President Joe Biden is apparently set to provide further HIMARS ammunition as Ukraine uses Western weapons to strike targets.
Ukrainian officials have requested more weapons as Russian forces gain key victories.
"Russia's army is more powerful, they have a lot of artillery and ammo," warned regional governor Vitaliy Kim on Saturday.
"We've done enough," Bulgarian Prime Minister Kiril Petkov said on Tuesday as he doubled down on his position not to send military aid to Ukraine.
Ukrainian President Volodymyr Zelensky said his military is losing 60-100 soldiers per day as Russia focuses its offensive in the eastern part of the country.
That's how long it will take Ukrainian troops to assimilate Western military equipment, according to the former general.
Belarusian President Alexander Lukashenko's warning came as Russia sold missiles with nuclear capabilities to his country.
Trump-endorsed Senate candidates including Adam Laxalt and J.D. Vance also attacked their Democratic opponents who supported the bill.
"Any senator running that supports McConnell must go," the former Trump admin official wrote on Saturday. "$40 billion of your money."
The Georgia Republican tweeted Saturday that "our highest ranking leaders would not be able to" visit Ukraine if conditions warranted more military aid.
The Pentagon has published a list of all the military equipment Washington has provided Kyiv with since the beginning of the Russian invasion.
Few details are known about the 121 Phoenix Ghost drones that the Biden administration is providing to Ukraine.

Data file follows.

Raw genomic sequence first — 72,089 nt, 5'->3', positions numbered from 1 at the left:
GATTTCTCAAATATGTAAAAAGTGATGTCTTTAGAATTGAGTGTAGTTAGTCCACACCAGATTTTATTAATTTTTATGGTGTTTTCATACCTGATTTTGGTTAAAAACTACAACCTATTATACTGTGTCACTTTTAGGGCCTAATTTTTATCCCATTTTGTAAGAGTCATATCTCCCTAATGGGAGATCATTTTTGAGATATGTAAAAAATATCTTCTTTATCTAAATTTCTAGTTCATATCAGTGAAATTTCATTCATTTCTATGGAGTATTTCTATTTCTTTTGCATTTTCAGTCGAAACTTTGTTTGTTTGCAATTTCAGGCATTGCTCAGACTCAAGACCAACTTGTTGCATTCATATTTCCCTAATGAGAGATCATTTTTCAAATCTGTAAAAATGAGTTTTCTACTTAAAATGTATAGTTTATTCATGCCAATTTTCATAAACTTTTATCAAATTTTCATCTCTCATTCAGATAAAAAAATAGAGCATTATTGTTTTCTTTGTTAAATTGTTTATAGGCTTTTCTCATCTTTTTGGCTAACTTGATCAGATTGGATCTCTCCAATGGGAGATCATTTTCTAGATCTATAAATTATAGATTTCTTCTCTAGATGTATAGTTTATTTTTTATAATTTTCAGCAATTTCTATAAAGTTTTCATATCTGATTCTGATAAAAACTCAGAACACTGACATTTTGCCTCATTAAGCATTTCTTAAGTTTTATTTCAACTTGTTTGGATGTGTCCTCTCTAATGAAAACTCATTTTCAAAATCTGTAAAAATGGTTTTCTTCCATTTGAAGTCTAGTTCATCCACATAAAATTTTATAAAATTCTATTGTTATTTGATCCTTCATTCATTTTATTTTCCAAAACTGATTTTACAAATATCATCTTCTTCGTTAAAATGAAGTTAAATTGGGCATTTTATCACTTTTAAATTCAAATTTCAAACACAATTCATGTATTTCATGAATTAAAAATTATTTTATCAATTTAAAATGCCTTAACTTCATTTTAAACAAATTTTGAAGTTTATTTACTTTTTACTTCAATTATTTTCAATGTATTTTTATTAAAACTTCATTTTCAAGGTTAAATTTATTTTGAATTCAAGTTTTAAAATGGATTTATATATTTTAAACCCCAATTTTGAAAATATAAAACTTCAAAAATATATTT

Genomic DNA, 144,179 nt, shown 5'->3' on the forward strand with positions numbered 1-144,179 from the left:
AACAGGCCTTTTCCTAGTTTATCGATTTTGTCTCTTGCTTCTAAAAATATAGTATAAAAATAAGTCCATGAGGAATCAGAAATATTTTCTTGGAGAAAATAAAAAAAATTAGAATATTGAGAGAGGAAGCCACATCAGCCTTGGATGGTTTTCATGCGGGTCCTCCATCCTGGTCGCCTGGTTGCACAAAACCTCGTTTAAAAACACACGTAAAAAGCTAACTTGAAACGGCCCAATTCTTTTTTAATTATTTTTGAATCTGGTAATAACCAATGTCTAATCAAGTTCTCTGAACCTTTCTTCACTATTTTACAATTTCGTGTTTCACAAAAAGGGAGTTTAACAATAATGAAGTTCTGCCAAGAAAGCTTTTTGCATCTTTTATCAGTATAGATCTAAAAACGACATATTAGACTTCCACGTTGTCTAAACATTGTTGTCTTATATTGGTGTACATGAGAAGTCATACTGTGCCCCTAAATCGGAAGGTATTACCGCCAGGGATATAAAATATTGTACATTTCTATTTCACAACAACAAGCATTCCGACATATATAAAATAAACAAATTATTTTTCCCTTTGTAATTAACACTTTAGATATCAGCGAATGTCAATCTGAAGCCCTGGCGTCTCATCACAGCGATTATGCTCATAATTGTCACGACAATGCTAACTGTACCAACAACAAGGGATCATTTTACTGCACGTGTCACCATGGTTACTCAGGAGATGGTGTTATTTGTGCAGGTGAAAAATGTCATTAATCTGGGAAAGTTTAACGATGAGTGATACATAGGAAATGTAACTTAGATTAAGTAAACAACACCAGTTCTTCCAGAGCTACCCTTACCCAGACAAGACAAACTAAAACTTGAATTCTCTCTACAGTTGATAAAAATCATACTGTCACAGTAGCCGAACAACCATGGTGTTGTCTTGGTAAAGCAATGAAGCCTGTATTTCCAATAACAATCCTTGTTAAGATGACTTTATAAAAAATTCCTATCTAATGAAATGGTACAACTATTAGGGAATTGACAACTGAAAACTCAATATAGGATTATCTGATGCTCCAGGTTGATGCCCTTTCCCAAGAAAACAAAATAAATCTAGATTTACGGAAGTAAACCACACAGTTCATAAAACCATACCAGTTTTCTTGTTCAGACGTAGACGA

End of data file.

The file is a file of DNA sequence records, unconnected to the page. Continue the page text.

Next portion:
"We will not lessen our resolve," President Joe Biden said Thursday as he announced new economic and military aid to Ukraine.
The House minority leader claimed Sunday that the White House failed to provide Kyiv with enough weapons to stave off initial attacks from Russia.
Zelensky told NATO representatives that military aid "without restrictions" is what's needed to save the people and cities of Ukraine.
Among the arsenal of weapons the U.S. is shipping to Ukraine, there are 100 "tactical unmanned aerial systems."
Many GOP senators criticized the lack of time they were given to review the bill that provided funding for a range of different government priorities.
The liberal Democrat warned that weapons sent to Ukraine could wind up in the hands of paramilitary groups.
The president was playing golf with professional John Daly while officials were trying to set up a call to have the aid released, according to The New York Times.
The Center for Public Integrity sought more than 100 pages of documents from the Department of Defense and White House Office of Budget and Management, much of which came back heavily redacted.
Mark Esper said in October that the Department of Defense "do everything we can" to comply with the impeachment inquiry.
There has been a shocking lack of discussion on whether that aid is in any way beneficial to U.S. national security. The short answer is no.
"You had talked about investigating the Democrats was part of the quid pro quo," Chris Wallace pointed out.
At least 13 men were killed in fighting in the east of the country between July 18—when the aid freeze was communicated to the State and Defense departments—and its release on September 11.
The two men met on the sidelines of the United Nations General Assembly amid allegations that Trump asked Zelensky to investigate accusations of corruption against 2020 rival Joe Biden.
Konstantin Kosachev also said that the investigation "does not add trust in the sincerity of these impeachment initiators."
"That doesn't look like good timing to a lot of people," Steve Doocy said.
On Monday, the president tried to paint the scandal as a media-driven attack and again denied any wrongdoing.
Trump has reportedly ordered his national security team to review some $250 million in military aid to Ukraine, which is fighting pro-Moscow separatists in the east of the country.
Pakistan's defense minister said his country was undergoing a "regional recalibration."